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Coronavirus: Commissioner's plea for help as parents face childcare bills even if nursery facilities shut

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Childcare facilities and nurseries in Northern Ireland will continue to charge parents even if they are forced to close, the Belfast Telegraph has learned

Childcare facilities and nurseries in Northern Ireland will continue to charge parents even if they are forced to close, the Belfast Telegraph has learned

Call: Koulla Yiasouma

Call: Koulla Yiasouma

Childcare facilities and nurseries in Northern Ireland will continue to charge parents even if they are forced to close, the Belfast Telegraph has learned

Childcare facilities and nurseries in Northern Ireland will continue to charge parents even if they are forced to close, the Belfast Telegraph has learned.

It means that some families could face bills of up to £1,000 a month despite potentially having to take time off work to look after their children during the coronavirus pandemic.

Most local schools and childcare businesses remain open, although their counterparts in the Republic were ordered to close for 16 days last week.

Parents are used to paying for childcare on bank holidays - when the facilities traditionally close - but this latest development could result in weeks, possibly months, of paying for a service they are not getting.

One childcare provider in Belfast, Sleepy Hollow, has sent an email saying that the alternative would be the collapse of the childcare industry in Northern Ireland, for which government support is already inferior to the rest of the UK.

The provider said: "It was agreed (by Early Years, the umbrella body) that if we were faced with a forced closure, we would all ask clients to pay full fees and would pay full staff."

The missive added: "As parents know, this falls under our emergency and epidemic policies, and it's in our policies that we cannot refund or waive fees in cases of an unforeseen closure like this."

Managing Director Diane Koplewsky said: "Nursery owners are beyond sick at the thought of what will happen to our sector. Many, many will be laid off now, so of course we won’t be asking parents to pay for 16 weeks."

Childcare providers say their policy has been influenced by insurers refusing to cover the coronavirus illness, thus making the businesses unable to claim against unexpected interruption.

Northern Ireland children's commissioner Koulla Yiasouma said more needs to be done to help parents during the pandemic - including free childcare for those working in the health and social care professions.

"We need arrangements for parents to have childcare, particularly those who work for the NHS and have social care responsibilities," she said.

"We can't have those people coming out of the workforce to look after their children, we need them to look after our vulnerable and our elderly and so there needs to be good, safe, free childcare available for those parents because we also know that grandparents can't look after the children."

Sleepy Hollow said: "This decision from insurers and, lack of government support at this time, could well see the collapse of the childcare industry. We know parents cannot afford this to happen either as, when we get over this unsettled phase, parents will be returning to even busier workloads."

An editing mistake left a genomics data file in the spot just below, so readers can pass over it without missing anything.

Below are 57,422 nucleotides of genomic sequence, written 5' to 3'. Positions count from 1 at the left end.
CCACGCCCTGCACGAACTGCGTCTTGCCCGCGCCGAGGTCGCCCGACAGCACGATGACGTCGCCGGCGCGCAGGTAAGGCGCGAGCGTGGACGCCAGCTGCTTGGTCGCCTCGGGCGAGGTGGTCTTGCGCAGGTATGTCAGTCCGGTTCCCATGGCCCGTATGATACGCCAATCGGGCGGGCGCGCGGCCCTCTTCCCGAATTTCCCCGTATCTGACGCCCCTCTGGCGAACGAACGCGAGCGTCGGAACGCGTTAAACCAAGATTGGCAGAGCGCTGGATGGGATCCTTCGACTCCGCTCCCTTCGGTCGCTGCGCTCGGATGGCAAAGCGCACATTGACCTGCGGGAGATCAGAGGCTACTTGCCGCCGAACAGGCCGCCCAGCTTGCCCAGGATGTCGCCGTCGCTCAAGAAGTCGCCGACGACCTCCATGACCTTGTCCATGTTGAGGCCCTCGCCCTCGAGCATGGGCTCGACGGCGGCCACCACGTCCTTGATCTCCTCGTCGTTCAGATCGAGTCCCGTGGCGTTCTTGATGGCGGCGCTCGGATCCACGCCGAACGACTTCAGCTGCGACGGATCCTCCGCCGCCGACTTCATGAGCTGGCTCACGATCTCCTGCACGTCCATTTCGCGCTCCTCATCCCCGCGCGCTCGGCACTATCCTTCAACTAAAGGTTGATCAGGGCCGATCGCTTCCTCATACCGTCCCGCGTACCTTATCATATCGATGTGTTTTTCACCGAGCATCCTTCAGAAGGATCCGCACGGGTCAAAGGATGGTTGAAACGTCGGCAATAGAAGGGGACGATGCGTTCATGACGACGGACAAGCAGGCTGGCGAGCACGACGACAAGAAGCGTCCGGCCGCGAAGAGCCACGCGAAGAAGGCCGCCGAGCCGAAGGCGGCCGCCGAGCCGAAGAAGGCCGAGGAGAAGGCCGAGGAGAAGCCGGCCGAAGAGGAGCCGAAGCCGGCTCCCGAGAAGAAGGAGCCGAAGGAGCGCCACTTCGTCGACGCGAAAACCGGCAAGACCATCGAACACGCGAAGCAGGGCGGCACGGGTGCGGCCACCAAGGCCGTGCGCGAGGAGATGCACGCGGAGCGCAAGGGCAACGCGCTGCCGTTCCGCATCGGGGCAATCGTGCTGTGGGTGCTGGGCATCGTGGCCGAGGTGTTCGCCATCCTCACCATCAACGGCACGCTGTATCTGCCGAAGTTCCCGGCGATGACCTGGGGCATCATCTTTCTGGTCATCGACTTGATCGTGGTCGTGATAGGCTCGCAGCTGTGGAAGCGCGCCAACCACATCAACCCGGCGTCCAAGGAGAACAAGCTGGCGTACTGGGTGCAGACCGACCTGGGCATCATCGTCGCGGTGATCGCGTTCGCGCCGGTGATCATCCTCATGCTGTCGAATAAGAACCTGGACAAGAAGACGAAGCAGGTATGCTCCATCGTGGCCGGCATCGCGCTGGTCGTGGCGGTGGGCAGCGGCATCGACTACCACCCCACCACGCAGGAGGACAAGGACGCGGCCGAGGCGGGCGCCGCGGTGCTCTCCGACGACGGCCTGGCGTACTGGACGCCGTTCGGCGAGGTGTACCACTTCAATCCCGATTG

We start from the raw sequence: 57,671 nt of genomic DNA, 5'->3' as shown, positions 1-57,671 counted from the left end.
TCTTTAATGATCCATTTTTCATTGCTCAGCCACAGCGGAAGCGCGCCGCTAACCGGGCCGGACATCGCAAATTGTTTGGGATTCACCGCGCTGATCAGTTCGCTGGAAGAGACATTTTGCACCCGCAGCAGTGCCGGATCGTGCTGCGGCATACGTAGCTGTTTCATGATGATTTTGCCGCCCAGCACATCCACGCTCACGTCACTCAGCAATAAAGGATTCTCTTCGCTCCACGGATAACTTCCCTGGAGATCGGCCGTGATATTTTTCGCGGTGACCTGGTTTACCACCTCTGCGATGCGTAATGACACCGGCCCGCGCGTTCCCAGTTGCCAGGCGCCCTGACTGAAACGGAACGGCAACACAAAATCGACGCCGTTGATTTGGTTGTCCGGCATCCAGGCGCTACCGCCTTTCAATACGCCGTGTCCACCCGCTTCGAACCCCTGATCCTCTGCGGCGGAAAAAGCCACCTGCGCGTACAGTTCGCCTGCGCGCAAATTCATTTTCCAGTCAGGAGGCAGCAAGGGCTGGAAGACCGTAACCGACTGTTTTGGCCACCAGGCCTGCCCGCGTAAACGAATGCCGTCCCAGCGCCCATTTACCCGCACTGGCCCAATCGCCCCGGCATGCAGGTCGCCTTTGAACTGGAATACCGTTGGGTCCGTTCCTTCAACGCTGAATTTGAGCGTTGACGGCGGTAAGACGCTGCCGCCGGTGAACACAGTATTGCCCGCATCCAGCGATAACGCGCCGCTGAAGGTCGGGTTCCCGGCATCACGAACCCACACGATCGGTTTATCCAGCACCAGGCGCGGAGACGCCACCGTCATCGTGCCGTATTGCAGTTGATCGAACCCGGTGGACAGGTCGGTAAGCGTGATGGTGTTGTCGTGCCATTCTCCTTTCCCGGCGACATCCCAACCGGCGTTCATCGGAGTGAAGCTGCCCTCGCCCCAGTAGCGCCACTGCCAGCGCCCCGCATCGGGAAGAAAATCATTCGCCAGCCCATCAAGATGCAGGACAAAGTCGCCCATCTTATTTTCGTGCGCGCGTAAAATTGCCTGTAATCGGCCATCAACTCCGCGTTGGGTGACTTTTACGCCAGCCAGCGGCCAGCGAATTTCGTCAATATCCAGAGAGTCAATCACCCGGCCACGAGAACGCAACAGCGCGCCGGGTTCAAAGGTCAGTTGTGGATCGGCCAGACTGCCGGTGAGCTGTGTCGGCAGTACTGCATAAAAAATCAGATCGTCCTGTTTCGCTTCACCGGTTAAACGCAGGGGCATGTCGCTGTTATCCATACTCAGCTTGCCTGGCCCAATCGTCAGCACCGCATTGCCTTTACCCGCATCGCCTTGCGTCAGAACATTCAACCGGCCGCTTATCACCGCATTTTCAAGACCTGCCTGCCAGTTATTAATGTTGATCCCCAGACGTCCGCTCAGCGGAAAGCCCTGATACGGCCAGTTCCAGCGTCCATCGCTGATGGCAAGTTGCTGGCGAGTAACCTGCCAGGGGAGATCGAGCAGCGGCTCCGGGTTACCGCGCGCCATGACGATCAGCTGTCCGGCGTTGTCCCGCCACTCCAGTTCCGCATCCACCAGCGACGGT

Working mother Catriona, whose primary school daughter needs childcare arrangements four days a week after lessons, told the Belfast Telegraph said she can understand why childcare providers will continue to bill parents during an emergency hiatus. "Our childcare costs just under £250 a month for a couple of hours each day," she explained.

"We get some help with that through a salary sacrifice scheme at work and, ethically, we're happy to continue to pay it because we'd hate to see anyone lose their job down the line due to the knock-on effect."

But the mum-of-one raised concerns for other parents with bigger bills because of their childcare needs.

"When our daughter was a toddler we were paying £760 a month for a full-time nursery place," she said.

"If we were still in that situation, it would be prohibitive.

"I can only imagine the financial hardship facing parents needing care for more than one child during the coronavirus pandemic because somebody is going to have to stay at home and look after the children."

The Belfast Telegraph contacted a series of private nurseries to ask them to confirm their policies.

Families here spend on average £166 per week ­- or £664 per month ­- on childcare, making it the largest or second largest monthly bill for two-thirds of households.

The most recent Annual Northern Ireland Childcare Cost Survey, published by Employers for Childcare, also revealed that parents typically pay more for day nursery provision, at £171 a week (or £684 a month).

Childminder costs come in slightly cheaper, with bills sitting at on average £165 a week (£660) a month.

Full-time childcare costs vary, with families in Co Armagh spending £179 per week - £13 higher than the average of £166, which is what families shell out in Co Down.

The survey, which has been published each year since 2010, shows that after accommodation, childcare bills continue to exceed groceries, heating, transport and other household outgoings.

Increasingly, parents are being forced into debt in order to meet the costs.

Around 22% use credit cards to pay childcare, 12% rely on loans from families and friends, and 15% use financial gifts from loved ones.

Employers for Childcare was contacted by the Belfast Telegraph for comment.

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